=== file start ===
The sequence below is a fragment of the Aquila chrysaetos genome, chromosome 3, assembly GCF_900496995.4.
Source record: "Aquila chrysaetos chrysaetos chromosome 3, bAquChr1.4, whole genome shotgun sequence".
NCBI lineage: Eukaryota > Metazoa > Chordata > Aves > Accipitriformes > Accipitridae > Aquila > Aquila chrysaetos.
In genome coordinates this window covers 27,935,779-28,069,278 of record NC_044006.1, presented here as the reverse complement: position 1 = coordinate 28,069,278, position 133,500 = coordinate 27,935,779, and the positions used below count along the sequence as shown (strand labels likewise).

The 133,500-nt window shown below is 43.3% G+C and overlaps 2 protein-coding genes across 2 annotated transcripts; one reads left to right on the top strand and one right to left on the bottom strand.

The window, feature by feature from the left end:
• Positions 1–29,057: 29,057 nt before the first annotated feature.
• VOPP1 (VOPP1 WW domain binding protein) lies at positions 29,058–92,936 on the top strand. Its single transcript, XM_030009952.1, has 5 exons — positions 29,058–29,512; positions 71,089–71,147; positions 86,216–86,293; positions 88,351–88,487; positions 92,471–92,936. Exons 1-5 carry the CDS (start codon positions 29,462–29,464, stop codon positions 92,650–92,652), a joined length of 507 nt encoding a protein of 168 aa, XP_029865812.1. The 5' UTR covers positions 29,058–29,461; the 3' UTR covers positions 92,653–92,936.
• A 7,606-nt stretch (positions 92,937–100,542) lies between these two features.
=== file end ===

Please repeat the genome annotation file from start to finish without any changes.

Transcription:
The sequence below is a fragment of the Aquila chrysaetos genome, chromosome 3, assembly GCF_900496995.4.
Source record: "Aquila chrysaetos chrysaetos chromosome 3, bAquChr1.4, whole genome shotgun sequence".
NCBI lineage: Eukaryota > Metazoa > Chordata > Aves > Accipitriformes > Accipitridae > Aquila > Aquila chrysaetos.
In genome coordinates this window covers 27,935,779-28,069,278 of record NC_044006.1, presented here as the reverse complement: position 1 = coordinate 28,069,278, position 133,500 = coordinate 27,935,779, and the positions used below count along the sequence as shown (strand labels likewise).

The 133,500-nt window shown below is 43.3% G+C and overlaps 2 protein-coding genes across 2 annotated transcripts; one reads left to right on the top strand and one right to left on the bottom strand.

The window, feature by feature from the left end:
• Positions 1–29,057: 29,057 nt before the first annotated feature.
• VOPP1 (VOPP1 WW domain binding protein) lies at positions 29,058–92,936 on the top strand. Its single transcript, XM_030009952.1, has 5 exons — positions 29,058–29,512; positions 71,089–71,147; positions 86,216–86,293; positions 88,351–88,487; positions 92,471–92,936. Exons 1-5 carry the CDS (start codon positions 29,462–29,464, stop codon positions 92,650–92,652), a joined length of 507 nt encoding a protein of 168 aa, XP_029865812.1. The 5' UTR covers positions 29,058–29,461; the 3' UTR covers positions 92,653–92,936.
• A 7,606-nt stretch (positions 92,937–100,542) lies between these two features.